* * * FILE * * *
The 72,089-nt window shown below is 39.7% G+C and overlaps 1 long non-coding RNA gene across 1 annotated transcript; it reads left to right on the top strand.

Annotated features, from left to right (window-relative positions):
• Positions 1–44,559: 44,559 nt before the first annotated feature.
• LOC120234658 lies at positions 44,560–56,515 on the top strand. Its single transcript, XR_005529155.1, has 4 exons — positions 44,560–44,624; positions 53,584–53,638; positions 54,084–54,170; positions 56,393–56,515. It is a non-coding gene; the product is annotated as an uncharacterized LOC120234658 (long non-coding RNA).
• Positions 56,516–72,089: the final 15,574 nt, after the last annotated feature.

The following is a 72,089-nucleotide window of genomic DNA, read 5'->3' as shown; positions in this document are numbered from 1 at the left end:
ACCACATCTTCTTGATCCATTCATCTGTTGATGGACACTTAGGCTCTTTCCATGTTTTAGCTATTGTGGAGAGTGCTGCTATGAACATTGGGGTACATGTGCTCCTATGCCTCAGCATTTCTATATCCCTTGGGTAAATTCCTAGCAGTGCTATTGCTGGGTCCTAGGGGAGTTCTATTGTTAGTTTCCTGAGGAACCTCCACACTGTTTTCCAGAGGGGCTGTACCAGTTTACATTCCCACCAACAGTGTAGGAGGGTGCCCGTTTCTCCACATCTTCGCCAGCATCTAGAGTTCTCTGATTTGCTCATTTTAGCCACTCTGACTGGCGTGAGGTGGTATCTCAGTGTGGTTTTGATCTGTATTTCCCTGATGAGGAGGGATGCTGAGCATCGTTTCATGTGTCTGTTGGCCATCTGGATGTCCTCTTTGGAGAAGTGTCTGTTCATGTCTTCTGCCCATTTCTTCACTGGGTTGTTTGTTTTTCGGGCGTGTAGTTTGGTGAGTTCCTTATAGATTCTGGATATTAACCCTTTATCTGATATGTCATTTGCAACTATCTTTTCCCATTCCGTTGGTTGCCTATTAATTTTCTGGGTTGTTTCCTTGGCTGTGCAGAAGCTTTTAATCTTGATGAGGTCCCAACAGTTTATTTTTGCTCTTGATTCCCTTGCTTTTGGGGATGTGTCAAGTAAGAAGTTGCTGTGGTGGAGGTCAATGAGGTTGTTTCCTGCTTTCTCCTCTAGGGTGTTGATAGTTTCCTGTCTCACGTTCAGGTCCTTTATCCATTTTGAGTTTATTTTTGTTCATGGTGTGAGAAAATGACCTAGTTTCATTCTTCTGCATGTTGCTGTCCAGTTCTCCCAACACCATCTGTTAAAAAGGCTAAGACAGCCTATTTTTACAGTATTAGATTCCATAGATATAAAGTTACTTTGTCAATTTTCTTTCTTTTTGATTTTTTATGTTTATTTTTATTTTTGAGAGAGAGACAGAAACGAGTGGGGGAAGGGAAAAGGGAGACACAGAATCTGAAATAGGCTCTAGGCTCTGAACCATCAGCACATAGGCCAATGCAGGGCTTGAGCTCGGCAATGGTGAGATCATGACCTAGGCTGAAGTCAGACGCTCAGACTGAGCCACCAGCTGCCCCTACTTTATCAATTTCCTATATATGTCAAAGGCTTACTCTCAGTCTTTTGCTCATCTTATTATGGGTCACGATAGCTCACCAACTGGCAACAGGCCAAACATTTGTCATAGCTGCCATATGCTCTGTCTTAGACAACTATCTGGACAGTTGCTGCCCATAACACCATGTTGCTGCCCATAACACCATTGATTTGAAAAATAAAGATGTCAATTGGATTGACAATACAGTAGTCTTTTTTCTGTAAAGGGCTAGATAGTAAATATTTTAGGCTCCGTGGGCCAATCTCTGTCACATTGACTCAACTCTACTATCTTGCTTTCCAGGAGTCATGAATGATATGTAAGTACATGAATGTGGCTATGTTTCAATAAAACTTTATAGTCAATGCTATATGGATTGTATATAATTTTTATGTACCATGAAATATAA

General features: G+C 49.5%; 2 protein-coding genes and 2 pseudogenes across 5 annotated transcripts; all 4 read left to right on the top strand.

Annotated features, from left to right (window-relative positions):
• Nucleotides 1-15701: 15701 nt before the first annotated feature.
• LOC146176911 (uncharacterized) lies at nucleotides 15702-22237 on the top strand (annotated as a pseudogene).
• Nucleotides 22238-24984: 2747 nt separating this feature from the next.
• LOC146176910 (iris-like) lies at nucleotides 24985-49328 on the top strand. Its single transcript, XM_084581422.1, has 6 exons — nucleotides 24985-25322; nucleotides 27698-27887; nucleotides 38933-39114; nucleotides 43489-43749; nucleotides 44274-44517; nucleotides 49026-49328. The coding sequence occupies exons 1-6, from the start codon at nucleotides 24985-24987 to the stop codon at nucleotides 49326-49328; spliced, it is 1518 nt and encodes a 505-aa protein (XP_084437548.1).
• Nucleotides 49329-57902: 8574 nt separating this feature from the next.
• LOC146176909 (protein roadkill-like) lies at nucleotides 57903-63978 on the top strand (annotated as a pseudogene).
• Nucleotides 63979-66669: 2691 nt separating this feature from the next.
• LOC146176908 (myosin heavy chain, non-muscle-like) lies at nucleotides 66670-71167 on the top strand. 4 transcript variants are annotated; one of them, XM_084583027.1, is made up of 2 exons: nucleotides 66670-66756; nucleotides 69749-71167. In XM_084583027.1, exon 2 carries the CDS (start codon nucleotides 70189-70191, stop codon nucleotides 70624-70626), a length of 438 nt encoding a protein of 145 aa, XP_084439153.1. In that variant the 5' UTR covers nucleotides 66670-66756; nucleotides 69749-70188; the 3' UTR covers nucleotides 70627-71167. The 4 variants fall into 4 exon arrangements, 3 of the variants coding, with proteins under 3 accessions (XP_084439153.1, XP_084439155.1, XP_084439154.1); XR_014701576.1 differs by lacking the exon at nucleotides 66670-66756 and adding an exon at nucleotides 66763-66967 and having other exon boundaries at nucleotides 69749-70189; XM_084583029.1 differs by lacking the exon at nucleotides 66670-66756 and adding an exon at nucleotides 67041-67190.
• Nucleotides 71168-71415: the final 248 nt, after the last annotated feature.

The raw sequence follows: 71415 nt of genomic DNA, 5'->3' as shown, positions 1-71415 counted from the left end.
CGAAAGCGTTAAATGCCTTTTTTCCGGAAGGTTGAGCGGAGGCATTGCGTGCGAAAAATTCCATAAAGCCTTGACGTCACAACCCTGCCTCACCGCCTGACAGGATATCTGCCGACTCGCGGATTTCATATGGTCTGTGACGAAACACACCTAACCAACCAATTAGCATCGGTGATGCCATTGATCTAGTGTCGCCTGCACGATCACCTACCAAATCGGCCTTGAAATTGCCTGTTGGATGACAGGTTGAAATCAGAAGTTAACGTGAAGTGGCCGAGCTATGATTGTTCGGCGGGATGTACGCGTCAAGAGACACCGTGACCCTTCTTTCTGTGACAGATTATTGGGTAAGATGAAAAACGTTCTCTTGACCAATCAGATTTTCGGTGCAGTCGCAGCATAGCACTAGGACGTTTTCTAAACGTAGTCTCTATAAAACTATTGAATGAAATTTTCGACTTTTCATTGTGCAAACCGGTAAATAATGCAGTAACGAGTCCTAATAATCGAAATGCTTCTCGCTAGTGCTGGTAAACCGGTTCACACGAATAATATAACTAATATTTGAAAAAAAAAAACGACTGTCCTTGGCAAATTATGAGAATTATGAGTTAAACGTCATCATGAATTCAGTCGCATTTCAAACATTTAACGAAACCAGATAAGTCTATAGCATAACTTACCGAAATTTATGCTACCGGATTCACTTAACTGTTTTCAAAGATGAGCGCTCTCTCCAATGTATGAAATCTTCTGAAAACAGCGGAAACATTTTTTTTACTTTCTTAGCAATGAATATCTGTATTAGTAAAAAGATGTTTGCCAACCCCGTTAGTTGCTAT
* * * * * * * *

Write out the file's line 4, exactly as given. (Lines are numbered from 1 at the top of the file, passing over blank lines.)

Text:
• LOC120234658 lies at positions 44,560–56,515 on the top strand. Its single transcript, XR_005529155.1, has 4 exons — positions 44,560–44,624; positions 53,584–53,638; positions 54,084–54,170; positions 56,393–56,515. It is a non-coding gene; the product is annotated as an uncharacterized LOC120234658 (long non-coding RNA).